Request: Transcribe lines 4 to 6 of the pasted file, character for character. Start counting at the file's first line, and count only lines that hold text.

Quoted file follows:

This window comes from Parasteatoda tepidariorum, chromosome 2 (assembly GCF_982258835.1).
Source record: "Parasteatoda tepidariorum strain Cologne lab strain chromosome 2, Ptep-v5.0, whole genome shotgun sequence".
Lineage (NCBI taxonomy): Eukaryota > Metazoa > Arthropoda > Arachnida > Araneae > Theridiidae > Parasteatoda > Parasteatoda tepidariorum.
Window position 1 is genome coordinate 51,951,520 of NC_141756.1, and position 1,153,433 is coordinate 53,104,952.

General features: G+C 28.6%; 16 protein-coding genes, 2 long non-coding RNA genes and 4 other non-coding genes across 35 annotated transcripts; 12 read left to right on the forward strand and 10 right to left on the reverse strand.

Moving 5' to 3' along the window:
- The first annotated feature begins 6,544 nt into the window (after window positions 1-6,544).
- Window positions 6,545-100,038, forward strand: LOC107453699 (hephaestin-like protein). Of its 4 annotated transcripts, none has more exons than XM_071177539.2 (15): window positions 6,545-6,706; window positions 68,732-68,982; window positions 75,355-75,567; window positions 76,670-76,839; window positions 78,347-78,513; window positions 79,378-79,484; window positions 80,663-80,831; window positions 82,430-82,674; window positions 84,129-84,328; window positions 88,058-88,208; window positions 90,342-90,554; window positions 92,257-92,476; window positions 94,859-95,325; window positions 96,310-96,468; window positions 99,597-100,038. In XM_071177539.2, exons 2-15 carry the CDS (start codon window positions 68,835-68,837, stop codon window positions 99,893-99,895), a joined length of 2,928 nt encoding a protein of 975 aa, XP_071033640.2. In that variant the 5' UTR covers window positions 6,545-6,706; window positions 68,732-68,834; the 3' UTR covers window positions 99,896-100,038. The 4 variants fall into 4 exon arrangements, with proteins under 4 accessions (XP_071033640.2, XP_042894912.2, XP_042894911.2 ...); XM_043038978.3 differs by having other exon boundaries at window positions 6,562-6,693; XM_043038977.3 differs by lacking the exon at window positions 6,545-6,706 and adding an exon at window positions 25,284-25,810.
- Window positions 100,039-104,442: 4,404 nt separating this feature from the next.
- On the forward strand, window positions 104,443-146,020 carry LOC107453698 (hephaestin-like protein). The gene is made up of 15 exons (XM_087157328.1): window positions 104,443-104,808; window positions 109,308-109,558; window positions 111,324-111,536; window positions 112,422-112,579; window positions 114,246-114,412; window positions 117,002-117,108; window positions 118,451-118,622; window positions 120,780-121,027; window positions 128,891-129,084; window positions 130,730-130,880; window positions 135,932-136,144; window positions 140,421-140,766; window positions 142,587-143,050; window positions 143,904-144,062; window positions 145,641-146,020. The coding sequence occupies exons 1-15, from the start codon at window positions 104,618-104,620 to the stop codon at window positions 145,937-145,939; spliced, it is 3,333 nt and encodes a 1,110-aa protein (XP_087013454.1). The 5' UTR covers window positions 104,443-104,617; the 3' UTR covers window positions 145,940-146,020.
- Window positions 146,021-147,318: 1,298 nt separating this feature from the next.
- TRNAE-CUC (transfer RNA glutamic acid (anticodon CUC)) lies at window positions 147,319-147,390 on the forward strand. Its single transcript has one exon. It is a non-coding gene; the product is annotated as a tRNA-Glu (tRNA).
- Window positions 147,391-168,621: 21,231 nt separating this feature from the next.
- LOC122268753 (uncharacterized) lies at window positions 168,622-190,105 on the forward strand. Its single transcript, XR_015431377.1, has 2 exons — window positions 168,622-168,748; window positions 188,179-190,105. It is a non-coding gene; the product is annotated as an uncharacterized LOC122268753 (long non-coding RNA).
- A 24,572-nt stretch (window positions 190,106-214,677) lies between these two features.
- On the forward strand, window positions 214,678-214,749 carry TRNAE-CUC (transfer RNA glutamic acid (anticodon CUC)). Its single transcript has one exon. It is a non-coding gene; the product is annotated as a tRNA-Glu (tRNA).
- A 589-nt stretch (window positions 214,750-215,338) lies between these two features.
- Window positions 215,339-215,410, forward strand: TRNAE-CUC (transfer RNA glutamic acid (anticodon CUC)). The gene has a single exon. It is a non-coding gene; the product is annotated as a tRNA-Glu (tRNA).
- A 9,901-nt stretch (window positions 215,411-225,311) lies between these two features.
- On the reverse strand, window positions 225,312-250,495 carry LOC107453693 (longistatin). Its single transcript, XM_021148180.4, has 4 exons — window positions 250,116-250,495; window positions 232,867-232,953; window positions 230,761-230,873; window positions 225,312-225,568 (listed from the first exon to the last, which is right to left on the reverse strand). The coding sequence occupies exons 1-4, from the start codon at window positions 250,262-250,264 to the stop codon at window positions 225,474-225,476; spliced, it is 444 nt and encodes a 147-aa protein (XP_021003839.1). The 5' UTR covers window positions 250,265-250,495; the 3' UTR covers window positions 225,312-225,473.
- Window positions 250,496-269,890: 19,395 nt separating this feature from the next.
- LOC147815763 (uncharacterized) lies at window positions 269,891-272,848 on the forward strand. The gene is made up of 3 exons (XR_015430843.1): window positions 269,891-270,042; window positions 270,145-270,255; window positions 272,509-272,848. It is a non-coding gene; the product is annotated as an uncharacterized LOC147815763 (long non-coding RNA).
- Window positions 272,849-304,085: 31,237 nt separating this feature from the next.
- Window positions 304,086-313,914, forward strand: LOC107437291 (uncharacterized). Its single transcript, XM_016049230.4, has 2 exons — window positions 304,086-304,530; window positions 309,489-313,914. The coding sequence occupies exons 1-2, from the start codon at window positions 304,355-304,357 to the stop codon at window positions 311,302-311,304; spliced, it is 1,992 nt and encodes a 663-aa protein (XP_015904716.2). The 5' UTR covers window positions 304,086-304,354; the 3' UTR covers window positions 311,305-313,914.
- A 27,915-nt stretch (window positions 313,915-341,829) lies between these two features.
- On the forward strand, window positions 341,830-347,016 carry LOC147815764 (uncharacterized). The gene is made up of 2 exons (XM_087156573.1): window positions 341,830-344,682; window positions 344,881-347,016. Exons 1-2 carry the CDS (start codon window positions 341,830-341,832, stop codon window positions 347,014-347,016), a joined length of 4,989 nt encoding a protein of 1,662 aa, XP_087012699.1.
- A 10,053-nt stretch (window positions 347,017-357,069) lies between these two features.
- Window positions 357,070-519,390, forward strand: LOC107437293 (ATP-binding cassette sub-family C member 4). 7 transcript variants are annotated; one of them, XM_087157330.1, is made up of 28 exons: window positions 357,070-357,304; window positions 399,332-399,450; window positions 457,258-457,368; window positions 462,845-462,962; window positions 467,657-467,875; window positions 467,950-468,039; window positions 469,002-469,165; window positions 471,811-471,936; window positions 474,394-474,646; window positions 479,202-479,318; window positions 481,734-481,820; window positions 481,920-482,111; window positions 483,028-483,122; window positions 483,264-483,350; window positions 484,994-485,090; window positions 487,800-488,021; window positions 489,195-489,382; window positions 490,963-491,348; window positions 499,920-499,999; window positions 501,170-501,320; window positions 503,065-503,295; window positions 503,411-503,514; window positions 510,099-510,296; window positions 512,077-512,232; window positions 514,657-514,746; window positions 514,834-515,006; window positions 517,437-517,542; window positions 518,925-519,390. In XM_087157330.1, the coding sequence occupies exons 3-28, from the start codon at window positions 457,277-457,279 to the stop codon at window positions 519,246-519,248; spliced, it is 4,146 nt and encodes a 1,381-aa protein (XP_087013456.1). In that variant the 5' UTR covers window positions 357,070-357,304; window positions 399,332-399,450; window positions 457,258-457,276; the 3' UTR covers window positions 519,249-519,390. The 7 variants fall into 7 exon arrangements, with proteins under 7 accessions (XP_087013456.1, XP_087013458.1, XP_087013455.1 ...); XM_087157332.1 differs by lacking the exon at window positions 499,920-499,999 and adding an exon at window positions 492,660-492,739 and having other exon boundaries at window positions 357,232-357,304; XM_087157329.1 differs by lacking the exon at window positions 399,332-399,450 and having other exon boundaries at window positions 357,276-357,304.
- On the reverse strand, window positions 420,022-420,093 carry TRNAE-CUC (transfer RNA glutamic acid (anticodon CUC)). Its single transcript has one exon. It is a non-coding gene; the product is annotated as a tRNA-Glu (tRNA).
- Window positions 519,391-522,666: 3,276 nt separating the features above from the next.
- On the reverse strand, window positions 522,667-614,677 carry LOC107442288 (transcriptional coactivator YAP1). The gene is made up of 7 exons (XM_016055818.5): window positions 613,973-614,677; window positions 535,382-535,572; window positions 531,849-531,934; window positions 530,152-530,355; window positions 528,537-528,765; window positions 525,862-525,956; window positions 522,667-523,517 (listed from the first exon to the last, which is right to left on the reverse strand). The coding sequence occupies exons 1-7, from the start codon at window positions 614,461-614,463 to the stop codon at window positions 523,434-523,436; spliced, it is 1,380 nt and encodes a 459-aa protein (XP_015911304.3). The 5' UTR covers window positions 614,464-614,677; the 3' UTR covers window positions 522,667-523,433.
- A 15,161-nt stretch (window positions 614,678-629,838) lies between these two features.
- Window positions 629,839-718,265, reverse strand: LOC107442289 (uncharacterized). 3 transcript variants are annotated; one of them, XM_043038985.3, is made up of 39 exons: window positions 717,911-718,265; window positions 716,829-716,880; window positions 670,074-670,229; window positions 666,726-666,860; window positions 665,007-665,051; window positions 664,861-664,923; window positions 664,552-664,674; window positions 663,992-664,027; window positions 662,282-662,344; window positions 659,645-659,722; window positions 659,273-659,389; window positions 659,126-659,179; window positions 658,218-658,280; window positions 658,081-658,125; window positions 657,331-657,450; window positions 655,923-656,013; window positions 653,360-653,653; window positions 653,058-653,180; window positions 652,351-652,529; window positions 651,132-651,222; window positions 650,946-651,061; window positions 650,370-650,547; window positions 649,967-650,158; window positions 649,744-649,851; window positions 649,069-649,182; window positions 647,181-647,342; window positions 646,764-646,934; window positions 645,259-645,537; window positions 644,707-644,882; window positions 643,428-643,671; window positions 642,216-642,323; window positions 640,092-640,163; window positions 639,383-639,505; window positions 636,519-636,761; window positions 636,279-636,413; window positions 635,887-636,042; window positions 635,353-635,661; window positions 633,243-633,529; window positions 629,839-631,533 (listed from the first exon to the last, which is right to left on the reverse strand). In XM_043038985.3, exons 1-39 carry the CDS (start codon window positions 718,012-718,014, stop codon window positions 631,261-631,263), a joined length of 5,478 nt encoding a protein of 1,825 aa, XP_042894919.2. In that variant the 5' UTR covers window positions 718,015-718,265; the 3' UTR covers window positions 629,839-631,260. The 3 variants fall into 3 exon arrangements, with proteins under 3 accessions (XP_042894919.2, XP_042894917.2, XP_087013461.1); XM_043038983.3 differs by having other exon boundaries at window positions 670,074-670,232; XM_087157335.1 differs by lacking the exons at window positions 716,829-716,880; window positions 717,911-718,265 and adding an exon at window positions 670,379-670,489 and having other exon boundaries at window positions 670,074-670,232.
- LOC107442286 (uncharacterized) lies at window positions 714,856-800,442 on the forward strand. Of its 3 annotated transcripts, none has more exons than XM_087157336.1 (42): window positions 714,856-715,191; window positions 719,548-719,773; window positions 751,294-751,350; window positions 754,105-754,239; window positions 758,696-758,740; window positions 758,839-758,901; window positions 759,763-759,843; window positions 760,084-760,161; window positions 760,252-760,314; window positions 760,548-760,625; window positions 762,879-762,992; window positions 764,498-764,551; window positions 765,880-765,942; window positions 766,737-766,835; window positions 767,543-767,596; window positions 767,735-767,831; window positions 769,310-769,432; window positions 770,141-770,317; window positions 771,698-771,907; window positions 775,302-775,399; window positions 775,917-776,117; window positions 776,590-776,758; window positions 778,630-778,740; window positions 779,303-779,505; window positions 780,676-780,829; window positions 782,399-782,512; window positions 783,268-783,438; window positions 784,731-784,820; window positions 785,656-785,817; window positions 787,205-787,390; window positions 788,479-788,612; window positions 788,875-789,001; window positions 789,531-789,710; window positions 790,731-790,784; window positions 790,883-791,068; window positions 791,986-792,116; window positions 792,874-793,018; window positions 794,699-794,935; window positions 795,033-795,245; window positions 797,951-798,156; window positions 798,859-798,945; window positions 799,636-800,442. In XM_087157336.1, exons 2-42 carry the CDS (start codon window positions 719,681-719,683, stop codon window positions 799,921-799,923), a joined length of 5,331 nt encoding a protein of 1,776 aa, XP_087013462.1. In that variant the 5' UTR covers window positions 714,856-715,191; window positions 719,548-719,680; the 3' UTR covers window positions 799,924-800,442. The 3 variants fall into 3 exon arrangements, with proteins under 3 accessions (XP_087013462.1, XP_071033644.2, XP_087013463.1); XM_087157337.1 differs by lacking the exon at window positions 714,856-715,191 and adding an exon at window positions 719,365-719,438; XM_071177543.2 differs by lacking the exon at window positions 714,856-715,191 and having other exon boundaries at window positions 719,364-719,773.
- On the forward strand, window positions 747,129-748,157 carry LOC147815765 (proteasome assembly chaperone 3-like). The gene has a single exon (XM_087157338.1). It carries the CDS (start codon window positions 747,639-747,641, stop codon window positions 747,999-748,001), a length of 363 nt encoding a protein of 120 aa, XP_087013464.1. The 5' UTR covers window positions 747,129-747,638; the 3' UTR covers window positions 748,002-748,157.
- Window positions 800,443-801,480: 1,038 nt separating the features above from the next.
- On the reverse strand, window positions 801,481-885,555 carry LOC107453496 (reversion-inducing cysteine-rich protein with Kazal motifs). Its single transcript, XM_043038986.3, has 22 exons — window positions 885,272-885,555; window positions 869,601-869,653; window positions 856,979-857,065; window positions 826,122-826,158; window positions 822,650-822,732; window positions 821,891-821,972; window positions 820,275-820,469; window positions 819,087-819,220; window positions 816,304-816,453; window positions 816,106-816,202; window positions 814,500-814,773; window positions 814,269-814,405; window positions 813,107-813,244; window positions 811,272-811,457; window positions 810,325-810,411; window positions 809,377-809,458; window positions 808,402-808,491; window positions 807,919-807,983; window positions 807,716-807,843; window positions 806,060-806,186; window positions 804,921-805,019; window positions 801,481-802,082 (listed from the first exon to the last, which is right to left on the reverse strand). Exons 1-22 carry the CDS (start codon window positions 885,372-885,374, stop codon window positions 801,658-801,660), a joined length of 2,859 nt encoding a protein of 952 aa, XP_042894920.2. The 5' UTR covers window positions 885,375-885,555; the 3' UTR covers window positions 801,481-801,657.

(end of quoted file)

Window position 1 is genome coordinate 51,951,520 of NC_141756.1, and position 1,153,433 is coordinate 53,104,952.

General features: G+C 28.6%; 16 protein-coding genes, 2 long non-coding RNA genes and 4 other non-coding genes across 35 annotated transcripts; 12 read left to right on the forward strand and 10 right to left on the reverse strand.

Moving 5' to 3' along the window: